The Venerable Meghiya then rose from his seat, saluted the Blessed One, and keeping him to his right, left for the mango grove. Having arrived, he went deeper into the grove and sat down under a tree to spend the day there. But while staying in that mango grove, three kinds of evil, unwholesome thoughts constantly assailed him: sensual thoughts, thoughts of ill will and thoughts of violence.

Then he thought: "Truly, it is strange, it is amazing! I have gone forth from home into the homeless life out of faith, and yet I am harassed by these three kinds of evil, unwholesome thoughts: sensual thoughts, thoughts of ill will and thoughts of violence."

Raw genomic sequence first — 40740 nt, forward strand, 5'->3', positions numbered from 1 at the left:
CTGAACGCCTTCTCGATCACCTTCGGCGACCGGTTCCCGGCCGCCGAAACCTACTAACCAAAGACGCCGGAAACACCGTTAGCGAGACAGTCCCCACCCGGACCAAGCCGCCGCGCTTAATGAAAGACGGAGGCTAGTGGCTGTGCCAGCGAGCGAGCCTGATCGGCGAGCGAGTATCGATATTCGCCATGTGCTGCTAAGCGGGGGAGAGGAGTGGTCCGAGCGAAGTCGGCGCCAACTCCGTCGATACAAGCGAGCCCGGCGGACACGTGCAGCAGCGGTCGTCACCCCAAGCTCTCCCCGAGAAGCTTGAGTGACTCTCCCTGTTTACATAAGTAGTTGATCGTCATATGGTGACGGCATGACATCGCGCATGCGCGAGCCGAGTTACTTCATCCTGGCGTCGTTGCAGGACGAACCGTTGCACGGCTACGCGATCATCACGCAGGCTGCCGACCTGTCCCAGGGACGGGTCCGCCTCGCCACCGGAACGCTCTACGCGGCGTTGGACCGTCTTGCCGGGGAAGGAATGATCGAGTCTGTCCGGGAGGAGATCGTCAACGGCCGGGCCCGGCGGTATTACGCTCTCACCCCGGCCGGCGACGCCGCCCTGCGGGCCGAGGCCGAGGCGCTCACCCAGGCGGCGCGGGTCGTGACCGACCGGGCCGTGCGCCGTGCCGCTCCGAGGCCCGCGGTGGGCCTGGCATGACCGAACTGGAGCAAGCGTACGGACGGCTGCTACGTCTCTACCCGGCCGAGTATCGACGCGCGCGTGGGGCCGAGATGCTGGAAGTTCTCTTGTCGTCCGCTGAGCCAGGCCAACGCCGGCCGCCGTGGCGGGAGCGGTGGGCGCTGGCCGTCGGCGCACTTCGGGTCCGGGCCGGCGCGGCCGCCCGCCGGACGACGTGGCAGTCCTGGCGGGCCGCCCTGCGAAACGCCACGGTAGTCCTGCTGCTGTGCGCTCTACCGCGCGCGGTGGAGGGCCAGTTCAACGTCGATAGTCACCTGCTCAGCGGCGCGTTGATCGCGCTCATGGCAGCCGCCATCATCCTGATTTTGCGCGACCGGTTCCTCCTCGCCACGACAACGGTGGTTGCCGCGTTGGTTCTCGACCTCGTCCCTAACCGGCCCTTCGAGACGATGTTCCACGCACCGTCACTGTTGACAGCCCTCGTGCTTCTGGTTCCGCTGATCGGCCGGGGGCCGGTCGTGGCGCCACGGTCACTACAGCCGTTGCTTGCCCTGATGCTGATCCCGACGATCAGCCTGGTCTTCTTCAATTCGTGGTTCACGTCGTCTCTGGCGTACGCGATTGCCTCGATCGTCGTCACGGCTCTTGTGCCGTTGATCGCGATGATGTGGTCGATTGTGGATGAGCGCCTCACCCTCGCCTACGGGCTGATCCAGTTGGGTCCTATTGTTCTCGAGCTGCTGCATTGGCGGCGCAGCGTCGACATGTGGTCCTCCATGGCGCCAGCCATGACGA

Then the Venerable Meghiya went back to the Blessed One, and having saluted him, he told him what had occurred and exclaimed:
"Truly it is strange, it is amazing! I have gone forth from home into the homeless life out of faith, and yet 1 am harassed by those three kinds of evil, unwholesome thoughts."

"If, Meghiya, the mind still lacks maturity for liberation, there are live conditions conducive to making it mature. What five?

"The first thing, Meghiya, for making the immature mind mature for liberation is to have a noble friend, a noble companion, a noble associate.

"Further, Meghiya, a monk should be virtuous, restrained by the restraint of the Patimokkha, perfect in conduct and resort, seeing danger in the slightest faults. Having undertaken the training rules, he should train himself in them. This is the second thing that makes the immature mind mature for liberation.